The board first proposed to close all but one of the county’s 10 polling places, a move the N.A.A.C.P. and other minority advocates argued would disenfranchise rural blacks who could not travel long distances to vote. Board members eventually chose to eliminate just one predominantly black precinct. But around the same time, they began to winnow the county’s roll of registered voters, ordering an aide to compare the registrants’ stated addresses with those on their driver’s licenses to spot voters who had moved after registering to vote.

By October, a month before the city election, the board and a private citizen who appears to have worked with its white members had challenged the legality of 187 registered voters in Sparta. The board removed 53 of them, virtually all African-Americans — roughly one of every 20 voters. As a “courtesy,” court papers state, county sheriff’s deputies served summonses on the targeted voters, commanding them to defend themselves at election board meetings.

Some did, and were restored to the rolls. Others reacted differently to a police officer’s knock on their door.

“A lot of voters are actually calling to say they no longer wish to be on the list, so now we have people coming off the list who no longer want to vote,” Tiffany Medlock, the elections supervisor for the Hancock County elections board, told a Macon television reporter in late September. “It’ll probably affect the City of Sparta’s election in a major way….”

Full article here.

More Breaking News here.

The Long Afterlife of a Lynching

Griot: Karen Branan

Karen Branan

Karen Branan searched for the truth about her family’s involvement in the lynching of four people in Georgia in 1912.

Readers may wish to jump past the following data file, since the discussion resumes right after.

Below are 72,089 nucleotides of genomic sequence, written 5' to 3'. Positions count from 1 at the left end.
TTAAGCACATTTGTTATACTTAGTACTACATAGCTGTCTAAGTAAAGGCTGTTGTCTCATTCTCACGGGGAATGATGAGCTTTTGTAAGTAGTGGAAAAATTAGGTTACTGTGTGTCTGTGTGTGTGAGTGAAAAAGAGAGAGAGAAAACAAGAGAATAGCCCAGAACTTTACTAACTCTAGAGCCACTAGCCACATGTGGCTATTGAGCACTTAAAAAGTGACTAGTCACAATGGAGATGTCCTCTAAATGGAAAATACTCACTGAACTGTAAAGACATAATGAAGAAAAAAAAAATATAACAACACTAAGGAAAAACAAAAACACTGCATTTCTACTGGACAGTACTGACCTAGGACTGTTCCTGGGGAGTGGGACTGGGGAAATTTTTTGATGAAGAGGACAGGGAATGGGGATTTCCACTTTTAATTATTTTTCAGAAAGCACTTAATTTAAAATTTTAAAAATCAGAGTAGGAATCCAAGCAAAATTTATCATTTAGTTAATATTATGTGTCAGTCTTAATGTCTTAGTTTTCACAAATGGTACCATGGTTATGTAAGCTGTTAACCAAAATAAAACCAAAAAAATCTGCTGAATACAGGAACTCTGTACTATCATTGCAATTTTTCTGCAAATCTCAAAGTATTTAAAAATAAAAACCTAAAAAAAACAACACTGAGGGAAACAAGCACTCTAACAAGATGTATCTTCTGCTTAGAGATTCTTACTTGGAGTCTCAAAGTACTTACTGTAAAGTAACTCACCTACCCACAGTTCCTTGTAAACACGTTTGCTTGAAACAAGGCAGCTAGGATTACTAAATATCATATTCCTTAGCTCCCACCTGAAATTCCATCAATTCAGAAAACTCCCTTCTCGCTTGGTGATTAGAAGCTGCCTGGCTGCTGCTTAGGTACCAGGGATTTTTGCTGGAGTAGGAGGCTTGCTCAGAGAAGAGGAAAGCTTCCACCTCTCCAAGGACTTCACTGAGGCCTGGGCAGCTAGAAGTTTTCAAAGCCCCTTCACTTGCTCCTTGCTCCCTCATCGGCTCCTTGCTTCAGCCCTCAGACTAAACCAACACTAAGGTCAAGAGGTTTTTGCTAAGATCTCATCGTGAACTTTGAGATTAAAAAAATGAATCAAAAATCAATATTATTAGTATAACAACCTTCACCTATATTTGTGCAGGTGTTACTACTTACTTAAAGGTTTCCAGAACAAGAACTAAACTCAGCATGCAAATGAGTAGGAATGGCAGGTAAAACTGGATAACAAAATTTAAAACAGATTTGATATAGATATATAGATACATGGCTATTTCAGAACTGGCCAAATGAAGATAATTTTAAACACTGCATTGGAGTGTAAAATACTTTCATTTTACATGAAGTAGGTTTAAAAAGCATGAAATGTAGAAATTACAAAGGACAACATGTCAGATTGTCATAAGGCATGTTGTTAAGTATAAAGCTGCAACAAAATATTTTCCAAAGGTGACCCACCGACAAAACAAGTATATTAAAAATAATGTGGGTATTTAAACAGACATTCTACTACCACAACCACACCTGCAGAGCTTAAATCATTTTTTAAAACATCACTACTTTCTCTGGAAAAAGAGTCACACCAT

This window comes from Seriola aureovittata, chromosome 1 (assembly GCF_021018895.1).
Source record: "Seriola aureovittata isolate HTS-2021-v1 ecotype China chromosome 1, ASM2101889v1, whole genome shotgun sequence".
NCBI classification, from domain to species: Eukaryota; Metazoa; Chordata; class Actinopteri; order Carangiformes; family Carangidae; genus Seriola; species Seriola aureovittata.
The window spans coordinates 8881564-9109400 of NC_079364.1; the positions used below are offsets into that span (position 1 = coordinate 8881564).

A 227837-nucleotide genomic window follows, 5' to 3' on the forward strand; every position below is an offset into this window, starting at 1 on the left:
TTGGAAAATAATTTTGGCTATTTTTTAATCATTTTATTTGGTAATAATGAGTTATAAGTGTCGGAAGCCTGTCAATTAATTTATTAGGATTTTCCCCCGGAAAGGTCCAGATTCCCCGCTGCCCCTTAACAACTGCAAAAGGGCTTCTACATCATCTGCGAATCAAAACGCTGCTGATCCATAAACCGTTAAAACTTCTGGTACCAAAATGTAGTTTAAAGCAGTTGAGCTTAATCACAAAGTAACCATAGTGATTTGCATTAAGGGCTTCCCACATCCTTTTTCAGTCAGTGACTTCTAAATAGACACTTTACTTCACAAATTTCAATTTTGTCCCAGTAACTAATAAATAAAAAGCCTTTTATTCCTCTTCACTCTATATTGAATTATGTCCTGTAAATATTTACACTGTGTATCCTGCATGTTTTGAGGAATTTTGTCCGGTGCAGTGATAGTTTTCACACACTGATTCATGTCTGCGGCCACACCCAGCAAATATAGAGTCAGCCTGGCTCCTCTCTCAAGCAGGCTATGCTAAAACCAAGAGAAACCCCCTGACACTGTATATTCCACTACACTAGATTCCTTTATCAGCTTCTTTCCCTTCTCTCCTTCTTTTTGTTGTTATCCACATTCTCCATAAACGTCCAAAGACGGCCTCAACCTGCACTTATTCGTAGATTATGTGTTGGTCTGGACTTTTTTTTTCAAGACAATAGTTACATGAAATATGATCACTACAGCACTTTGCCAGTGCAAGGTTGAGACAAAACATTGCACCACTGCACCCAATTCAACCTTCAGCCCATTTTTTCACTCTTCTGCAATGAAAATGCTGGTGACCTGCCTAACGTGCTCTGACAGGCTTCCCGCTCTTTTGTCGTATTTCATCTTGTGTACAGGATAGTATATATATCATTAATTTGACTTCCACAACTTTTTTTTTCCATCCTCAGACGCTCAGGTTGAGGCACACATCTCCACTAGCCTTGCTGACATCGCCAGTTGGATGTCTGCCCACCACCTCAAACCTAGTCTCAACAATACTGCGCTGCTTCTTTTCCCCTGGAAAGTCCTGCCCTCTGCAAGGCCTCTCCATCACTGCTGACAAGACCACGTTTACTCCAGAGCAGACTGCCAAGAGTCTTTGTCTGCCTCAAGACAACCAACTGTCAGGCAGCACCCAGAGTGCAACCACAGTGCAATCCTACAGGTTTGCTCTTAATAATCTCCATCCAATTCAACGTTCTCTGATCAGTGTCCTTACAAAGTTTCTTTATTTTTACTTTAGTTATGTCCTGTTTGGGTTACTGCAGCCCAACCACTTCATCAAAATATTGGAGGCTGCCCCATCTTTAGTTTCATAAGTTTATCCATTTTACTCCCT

The old man was waiting for me when I arrived. He didn’t know I was coming nor did I; it just turned out that way. I was in Harris County, Ga., my ancestors’ home, in 1995, hoping to find some elders who’d remember a lynching eighty-three years ago. I doubted I’d find any and, if I did, doubted they’d talk about it but I was quickly stunned to discover there were many who’d been small children in 1912 when a woman and three men were lynched and they were more than willing to talk about what they’d seen and heard.

The Lynching

The old man’s name was Clyde Slayton. He was sitting in a rocker on the plain pine board porch of the cabin he’d lived in all his life. He was a small boy on that midnight of Jan. 22, 1912, when a mob of men snatched Dusky Crutchfield, John Moore, Gene Harrington, and Burrell Hardaway out of their jail cells in Hamilton, Ga., and marched them to a water oak beside the outdoor baptismal font of the black Friendship Baptist Church.

They were being held on suspicion of the murder of the sheriff’s nephew. The mob had tried to take them a week earlier as the sheriff was carrying them to jail but he’d talked them out of it, promised a speedy trial, that “justice would be done.”  He was new to the job and didn’t want a lynching. It was getting harder in 1912 for sheriffs to simply turn black prisoners over to mobs – some blacks were suing, more progressive white lawmakers were passing laws against it, laws rarely enforced. The local judge was a fierce anti-lynching man. So the mob promised to stand by and the sheriff got the judge to schedule a special trial but soon thereafter his case against the four fell apart.  The mob moved in and the dark deed was done. Five hundred shots fired at midnight. Bodies left hanging all the next day.